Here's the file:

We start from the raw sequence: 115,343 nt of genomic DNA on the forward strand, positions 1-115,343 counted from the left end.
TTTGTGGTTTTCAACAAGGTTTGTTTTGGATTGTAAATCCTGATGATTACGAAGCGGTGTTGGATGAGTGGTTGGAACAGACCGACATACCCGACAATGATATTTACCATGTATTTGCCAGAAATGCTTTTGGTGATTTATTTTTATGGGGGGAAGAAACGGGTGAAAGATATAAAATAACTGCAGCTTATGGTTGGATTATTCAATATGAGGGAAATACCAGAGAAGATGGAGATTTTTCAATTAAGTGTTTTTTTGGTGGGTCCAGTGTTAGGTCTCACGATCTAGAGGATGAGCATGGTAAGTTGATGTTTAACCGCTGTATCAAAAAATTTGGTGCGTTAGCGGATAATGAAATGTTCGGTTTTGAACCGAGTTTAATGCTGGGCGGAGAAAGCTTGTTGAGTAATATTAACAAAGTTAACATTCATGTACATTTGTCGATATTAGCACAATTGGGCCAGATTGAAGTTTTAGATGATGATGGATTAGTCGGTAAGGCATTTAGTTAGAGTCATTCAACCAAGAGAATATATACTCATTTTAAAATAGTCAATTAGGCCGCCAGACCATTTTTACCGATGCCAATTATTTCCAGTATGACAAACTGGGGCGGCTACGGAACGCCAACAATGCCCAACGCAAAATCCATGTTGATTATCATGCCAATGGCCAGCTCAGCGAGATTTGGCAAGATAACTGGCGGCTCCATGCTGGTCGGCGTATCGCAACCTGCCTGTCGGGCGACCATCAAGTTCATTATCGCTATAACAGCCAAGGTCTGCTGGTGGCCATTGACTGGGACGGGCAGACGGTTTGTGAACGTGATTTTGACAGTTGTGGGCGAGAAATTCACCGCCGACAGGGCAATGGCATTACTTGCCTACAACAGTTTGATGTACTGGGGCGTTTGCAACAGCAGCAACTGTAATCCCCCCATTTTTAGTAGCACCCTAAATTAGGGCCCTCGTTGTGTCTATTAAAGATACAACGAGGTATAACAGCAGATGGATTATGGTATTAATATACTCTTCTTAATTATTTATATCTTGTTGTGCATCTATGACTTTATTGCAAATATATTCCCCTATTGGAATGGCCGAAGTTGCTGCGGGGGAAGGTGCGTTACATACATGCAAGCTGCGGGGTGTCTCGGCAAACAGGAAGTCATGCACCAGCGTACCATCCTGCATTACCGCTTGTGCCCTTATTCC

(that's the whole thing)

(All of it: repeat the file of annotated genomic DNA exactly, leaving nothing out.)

We start from the raw sequence: 115,343 nt of genomic DNA on the forward strand, positions 1-115,343 counted from the left end.
TTTGTGGTTTTCAACAAGGTTTGTTTTGGATTGTAAATCCTGATGATTACGAAGCGGTGTTGGATGAGTGGTTGGAACAGACCGACATACCCGACAATGATATTTACCATGTATTTGCCAGAAATGCTTTTGGTGATTTATTTTTATGGGGGGAAGAAACGGGTGAAAGATATAAAATAACTGCAGCTTATGGTTGGATTATTCAATATGAGGGAAATACCAGAGAAGATGGAGATTTTTCAATTAAGTGTTTTTTTGGTGGGTCCAGTGTTAGGTCTCACGATCTAGAGGATGAGCATGGTAAGTTGATGTTTAACCGCTGTATCAAAAAATTTGGTGCGTTAGCGGATAATGAAATGTTCGGTTTTGAACCGAGTTTAATGCTGGGCGGAGAAAGCTTGTTGAGTAATATTAACAAAGTTAACATTCATGTACATTTGTCGATATTAGCACAATTGGGCCAGATTGAAGTTTTAGATGATGATGGATTAGTCGGTAAGGCATTTAGTTAGAGTCATTCAACCAAGAGAATATATACTCATTTTAAAATAGTCAATTAGGCCGCCAGACCATTTTTACCGATGCCAATTATTTCCAGTATGACAAACTGGGGCGGCTACGGAACGCCAACAATGCCCAACGCAAAATCCATGTTGATTATCATGCCAATGGCCAGCTCAGCGAGATTTGGCAAGATAACTGGCGGCTCCATGCTGGTCGGCGTATCGCAACCTGCCTGTCGGGCGACCATCAAGTTCATTATCGCTATAACAGCCAAGGTCTGCTGGTGGCCATTGACTGGGACGGGCAGACGGTTTGTGAACGTGATTTTGACAGTTGTGGGCGAGAAATTCACCGCCGACAGGGCAATGGCATTACTTGCCTACAACAGTTTGATGTACTGGGGCGTTTGCAACAGCAGCAACTGTAATCCCCCCATTTTTAGTAGCACCCTAAATTAGGGCCCTCGTTGTGTCTATTAAAGATACAACGAGGTATAACAGCAGATGGATTATGGTATTAATATACTCTTCTTAATTATTTATATCTTGTTGTGCATCTATGACTTTATTGCAAATATATTCCCCTATTGGAATGGCCGAAGTTGCTGCGGGGGAAGGTGCGTTACATACATGCAAGCTGCGGGGTGTCTCGGCAAACAGGAAGTCATGCACCAGCGTACCATCCTGCATTACCGCTTGTGCCCTTATTCC